Grewal Spreads Federal Circuit's E-Discovery Gospel
Professor Mark Lemley spoke with Ginny LaRoe of The Recorder on how strict limits on electronic discovery in patent suits could make patent litigation less costly.
On a hot East Texas day, the chief judge of the Federal Circuit unveiled a plan to "bring some discipline" to e-discovery.
Speaking to the rocket docket crowd and visitors from less plaintiff-friendly jurisdictions, Randall Rader announced a novel advisory order that calls for strict limits on electronic discovery in patent suits, which can cost accused infringers dearly even on bogus claims.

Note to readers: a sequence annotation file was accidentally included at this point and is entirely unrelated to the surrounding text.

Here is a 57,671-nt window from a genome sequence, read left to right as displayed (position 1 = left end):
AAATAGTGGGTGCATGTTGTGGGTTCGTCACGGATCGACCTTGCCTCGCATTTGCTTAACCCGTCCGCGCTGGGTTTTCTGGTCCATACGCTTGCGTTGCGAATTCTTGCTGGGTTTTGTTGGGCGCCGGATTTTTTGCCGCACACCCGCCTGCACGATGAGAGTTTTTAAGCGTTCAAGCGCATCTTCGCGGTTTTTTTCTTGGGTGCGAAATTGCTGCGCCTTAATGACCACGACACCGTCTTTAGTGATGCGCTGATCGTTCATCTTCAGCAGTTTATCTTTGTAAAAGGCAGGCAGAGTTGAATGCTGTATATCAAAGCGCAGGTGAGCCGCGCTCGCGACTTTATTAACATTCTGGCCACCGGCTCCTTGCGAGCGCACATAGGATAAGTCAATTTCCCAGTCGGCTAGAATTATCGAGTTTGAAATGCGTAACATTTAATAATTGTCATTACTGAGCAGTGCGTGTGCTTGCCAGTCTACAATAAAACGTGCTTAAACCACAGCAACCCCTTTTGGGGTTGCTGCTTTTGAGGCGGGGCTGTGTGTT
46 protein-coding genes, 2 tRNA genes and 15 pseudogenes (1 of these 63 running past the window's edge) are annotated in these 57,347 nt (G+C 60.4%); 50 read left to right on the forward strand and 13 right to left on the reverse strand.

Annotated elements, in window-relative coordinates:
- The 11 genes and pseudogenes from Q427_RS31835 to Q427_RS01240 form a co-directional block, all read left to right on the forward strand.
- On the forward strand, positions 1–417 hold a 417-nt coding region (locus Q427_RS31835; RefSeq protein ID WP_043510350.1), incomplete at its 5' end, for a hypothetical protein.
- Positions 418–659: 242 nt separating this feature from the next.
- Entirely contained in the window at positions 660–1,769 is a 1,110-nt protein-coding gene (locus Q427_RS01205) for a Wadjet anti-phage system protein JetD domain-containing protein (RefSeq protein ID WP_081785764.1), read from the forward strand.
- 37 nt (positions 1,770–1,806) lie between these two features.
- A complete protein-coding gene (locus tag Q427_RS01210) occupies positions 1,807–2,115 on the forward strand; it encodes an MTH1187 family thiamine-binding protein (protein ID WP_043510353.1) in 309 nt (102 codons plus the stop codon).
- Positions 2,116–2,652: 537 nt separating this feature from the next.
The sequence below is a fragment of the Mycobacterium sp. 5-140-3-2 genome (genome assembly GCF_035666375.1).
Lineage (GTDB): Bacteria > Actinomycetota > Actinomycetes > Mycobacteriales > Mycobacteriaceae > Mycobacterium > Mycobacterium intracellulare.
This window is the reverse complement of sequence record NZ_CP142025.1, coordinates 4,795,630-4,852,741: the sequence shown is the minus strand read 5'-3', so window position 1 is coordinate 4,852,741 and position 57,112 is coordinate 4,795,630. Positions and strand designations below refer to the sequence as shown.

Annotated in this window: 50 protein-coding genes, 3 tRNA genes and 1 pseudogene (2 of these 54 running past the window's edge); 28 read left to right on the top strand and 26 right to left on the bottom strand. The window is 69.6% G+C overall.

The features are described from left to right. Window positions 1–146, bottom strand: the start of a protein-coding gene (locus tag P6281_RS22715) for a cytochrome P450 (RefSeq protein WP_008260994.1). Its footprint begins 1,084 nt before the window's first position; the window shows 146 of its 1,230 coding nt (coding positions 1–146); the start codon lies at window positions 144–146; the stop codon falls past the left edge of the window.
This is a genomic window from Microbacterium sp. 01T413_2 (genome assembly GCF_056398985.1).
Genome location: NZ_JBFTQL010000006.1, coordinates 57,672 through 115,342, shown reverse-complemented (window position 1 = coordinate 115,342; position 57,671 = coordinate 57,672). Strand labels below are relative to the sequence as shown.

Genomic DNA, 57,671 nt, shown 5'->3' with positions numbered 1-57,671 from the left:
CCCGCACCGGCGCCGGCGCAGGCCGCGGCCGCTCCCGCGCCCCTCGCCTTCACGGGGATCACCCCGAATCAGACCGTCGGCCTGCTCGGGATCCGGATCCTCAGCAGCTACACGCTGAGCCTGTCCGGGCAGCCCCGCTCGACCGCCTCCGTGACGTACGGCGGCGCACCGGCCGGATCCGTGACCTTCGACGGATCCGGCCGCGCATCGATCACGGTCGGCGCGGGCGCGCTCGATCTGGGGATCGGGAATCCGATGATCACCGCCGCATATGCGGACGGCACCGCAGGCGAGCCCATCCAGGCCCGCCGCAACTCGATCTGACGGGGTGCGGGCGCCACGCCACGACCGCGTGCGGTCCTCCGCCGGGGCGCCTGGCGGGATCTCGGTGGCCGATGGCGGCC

"This only serves as an unhealthy tax on innovation and open competition," Rader told those gathered outside Dallas in September for a joint conference of the U.S. Court of Appeals for the Federal Circuit and Eastern District of Texas.
"The potential benefit is that it could make patent litigation less costly, which would be good for everyone except the 'bottom-feeder' plaintiffs that depend on high costs to drive their settlements," says Mark Lemley, director of the Stanford Program in Law, Science and Technology and a partner at Durie Tangri.